By Erin Stock -- The Birmingham News
November 19, 2009
Birmingham barber James Armstrong, a civil rights foot soldier who
carried the American flag at the head of the 1965 Selma-to-Montgomery
voting rights march, died Wednesday. He was 86.
Mr. Armstrong died of heart failure, said Dwight Armstrong, one of
his four children.
On Wednesday the barbershop he ran for more than 50 years was locked,
with a "for sale" sign on the door. But signs of its life -- decades
of it -- were apparent from the sidewalk. On the door was a faded
message: "If you think education is expensive, try ignorance." And
next to that: "If you don't vote, don't talk politics in here."
The messages seem fitting for Mr. Armstrong, who initiated a
class-action lawsuit so his children could attend a Birmingham school
previously reserved for whites. The suit resulted in desegregation of
the city's schools.
The Army veteran also famously carried the American flag across the
Edmund Pettus Bridge on Bloody Sunday, a day that is credited with
ensuring passage of the 1965 Voting Rights Act.
When authorities turned on marchers that day, Mr. Armstrong dropped
to his knees, but "he never did let that flag hit the ground," said
Shirley Gavin Floyd, the business manager for the Civil Rights
Activist Committee in Birmingham who has heard firsthand accounts of
The flag was the first thing visitors would see at Mr. Armstrong's
College Hills home. He carried it every year during anniversary
marches in Selma, and on it he wrote the dates he made the journey,
"I'll keep coming back as long as I can walk," Mr. Armstrong said in
an interview at age 77. "One day, I may even come in a wheelchair."
'One of the best'
Mr. Armstrong's health had been spotty in the past couple of years,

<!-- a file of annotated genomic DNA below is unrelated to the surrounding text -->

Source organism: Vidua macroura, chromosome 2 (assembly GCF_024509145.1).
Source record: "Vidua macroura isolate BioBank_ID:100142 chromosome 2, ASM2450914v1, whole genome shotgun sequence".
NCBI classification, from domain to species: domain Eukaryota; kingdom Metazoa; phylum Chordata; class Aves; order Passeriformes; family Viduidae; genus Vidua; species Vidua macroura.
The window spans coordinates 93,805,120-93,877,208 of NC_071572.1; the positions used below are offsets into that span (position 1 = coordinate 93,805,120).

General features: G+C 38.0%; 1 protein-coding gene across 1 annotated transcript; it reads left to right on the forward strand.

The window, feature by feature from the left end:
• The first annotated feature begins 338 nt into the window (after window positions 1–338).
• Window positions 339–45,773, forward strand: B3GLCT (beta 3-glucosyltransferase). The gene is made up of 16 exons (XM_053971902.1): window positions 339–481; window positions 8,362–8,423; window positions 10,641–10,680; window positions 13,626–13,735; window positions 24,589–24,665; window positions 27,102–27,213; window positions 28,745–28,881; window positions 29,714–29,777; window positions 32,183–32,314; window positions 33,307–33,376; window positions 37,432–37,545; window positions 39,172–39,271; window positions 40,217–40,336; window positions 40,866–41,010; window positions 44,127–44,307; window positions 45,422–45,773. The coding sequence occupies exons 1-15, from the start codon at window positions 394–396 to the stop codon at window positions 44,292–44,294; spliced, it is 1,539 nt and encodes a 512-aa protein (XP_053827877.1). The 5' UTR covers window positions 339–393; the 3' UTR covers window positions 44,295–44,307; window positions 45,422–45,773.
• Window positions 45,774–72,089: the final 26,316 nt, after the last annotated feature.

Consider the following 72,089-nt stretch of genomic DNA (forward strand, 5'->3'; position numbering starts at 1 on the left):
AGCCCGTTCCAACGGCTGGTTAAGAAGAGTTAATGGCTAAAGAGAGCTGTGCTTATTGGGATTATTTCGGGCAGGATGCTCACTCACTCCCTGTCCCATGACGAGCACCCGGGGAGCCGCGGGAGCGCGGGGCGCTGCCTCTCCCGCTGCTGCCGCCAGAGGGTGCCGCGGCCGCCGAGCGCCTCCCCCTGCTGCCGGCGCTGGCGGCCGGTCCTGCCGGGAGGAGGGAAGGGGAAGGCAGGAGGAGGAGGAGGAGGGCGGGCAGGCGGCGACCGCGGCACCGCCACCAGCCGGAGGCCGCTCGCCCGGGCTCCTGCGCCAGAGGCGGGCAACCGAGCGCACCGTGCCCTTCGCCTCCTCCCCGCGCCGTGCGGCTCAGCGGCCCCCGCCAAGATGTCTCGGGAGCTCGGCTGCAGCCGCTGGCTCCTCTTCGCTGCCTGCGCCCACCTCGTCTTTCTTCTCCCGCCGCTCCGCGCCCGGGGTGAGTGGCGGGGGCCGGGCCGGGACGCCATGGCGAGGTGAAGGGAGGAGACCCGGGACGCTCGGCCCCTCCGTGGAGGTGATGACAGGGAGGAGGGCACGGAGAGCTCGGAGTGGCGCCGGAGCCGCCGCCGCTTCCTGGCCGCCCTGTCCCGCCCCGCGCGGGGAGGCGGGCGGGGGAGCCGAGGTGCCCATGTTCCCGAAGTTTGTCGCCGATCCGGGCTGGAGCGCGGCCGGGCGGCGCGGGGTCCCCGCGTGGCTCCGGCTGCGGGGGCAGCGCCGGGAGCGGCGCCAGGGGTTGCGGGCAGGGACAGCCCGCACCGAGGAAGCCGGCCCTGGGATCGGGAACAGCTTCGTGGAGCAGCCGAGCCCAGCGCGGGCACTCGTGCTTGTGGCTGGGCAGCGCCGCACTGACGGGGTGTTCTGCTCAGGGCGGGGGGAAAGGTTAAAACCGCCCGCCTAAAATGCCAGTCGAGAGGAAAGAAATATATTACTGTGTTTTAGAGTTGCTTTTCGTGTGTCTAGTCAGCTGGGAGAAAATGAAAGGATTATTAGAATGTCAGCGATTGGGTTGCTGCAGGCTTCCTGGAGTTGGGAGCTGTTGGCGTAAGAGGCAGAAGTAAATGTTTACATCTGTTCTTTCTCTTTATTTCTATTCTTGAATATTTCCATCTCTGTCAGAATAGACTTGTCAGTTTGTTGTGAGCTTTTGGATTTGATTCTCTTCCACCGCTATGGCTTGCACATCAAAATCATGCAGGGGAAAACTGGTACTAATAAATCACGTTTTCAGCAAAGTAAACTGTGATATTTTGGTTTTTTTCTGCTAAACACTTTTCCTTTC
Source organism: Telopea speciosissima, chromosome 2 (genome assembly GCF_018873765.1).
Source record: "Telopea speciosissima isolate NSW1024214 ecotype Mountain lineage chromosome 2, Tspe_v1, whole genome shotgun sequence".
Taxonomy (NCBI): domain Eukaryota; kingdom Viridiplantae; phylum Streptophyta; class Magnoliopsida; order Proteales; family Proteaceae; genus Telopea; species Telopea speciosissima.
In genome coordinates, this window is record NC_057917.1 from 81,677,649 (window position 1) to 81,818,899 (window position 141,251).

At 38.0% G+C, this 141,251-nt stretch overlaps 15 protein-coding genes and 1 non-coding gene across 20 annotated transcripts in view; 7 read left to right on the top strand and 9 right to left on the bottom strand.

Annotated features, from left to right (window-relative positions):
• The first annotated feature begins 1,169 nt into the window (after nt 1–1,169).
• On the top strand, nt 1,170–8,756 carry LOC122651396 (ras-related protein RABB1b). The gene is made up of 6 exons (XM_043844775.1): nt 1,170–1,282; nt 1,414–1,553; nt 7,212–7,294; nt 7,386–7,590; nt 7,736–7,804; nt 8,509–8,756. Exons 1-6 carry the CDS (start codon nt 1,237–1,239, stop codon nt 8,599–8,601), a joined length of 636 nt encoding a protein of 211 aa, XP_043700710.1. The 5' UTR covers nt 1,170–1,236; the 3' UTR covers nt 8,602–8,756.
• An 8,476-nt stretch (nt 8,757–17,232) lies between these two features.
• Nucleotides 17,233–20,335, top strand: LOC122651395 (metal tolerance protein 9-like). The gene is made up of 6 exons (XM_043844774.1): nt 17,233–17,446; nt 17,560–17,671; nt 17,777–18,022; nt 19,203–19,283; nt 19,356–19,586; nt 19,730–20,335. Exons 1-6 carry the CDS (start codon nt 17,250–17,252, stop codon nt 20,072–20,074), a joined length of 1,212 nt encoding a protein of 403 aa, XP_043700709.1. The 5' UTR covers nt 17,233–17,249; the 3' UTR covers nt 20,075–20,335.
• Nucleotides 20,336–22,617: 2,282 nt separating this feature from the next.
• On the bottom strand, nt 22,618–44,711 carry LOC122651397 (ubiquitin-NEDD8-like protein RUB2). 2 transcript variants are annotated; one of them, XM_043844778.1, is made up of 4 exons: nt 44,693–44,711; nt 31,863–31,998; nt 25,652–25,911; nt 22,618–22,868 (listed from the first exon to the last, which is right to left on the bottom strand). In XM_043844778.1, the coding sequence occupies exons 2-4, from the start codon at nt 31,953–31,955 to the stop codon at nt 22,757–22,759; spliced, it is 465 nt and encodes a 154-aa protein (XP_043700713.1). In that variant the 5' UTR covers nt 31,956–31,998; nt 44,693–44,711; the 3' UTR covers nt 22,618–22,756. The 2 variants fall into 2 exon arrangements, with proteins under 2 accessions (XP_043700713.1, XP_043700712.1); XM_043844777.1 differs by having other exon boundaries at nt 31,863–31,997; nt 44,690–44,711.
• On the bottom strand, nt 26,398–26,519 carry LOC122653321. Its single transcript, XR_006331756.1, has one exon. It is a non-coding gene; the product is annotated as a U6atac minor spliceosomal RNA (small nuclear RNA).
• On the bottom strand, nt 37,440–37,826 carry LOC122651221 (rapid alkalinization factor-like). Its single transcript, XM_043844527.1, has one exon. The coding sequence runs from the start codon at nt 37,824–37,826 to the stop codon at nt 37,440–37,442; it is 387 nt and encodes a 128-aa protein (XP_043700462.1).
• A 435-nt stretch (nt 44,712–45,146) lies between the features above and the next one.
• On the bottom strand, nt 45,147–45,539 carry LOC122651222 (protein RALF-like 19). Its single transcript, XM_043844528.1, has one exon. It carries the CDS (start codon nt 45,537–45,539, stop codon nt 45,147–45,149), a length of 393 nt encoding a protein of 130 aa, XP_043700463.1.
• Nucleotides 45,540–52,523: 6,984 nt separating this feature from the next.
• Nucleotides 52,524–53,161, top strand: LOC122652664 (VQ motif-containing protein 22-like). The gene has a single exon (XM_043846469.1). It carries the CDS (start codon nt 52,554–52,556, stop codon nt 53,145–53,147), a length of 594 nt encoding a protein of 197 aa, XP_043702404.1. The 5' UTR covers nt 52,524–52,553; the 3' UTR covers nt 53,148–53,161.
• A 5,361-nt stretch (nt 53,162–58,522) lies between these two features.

but he opened his barbershop when he could. His clients over the
years included the Rev. Martin Luther King Jr., a man Mr. Armstrong
considered a teacher and role model. They also included Smithfield
residents such as Larry Thomas, who would sit in Mr. Armstrong's
barber chair as a child.
"One of the best people you ever wanted to know," said Thomas, 56.
Mr. Armstrong was born in 1923 in Dallas County to farmers with no
more than a sixth-grade education, according to an oral history he
gave in 1995. After high school, he was drafted into the Army at age
18 and spent more than two years in Europe for World War II. The
battle overseas prepared him for another fight.
"He came back to Alabama and he knew God had a plan for him," said
Dwight Armstrong, who remembers his father as a committed and disciplined man.
Because he ran his own business, Mr. Armstrong could conduct sit-ins
and other demonstrations without fear of retribution from an
employer, said Angela Hall, vice president of publications at the
Birmingham Civil Rights Institute. He landed in jail several times,
and when the Rev. Fred Shuttlesworth was arrested, Mr. Armstrong was
close behind to protect him, Floyd said.
"I went to jail so many times until the man wanted to know when I was
going to stop coming over here -- he had my fingerprints so much,"
Mr. Armstrong told a historian. "I said, 'Well, you get things
straight, I don't have to come.'"
Obama's win his, too
In 1957, Mr. Armstrong sued after unsuccessfully trying to enroll his
children at the all-white Graymont Elementary. Several years later,
when two of his sons became the first black students to attend the
school, Mr. Armstrong would go every day before classes let out to
ensure they were safe. After Dwight Armstrong came home with a
bloodied lip, he advised his sons to go to the drinking fountain as a pair.
When Barack Obama was elected president, Mr. Armstrong was elated
because it was the culmination of his work, Floyd said. He was
heartbroken when, because of poor health, he had to cancel his trip
to Washington for the inauguration, she said.
His activism continued in later years, as he sought to pass along
history in his humble way. He would invite the neighborhood children
over and share his stories, said Bernetia Ford, Mr. Armstrong's
neighbor. As a volunteer at the Civil Rights Institute, he would tell
visitors every week the experience behind the photo of him and his
sons on exhibit.
"With the exception of the weekend he was down in Selma for the
bridge crossing," Hall said, "you could count on him to be here every Sunday."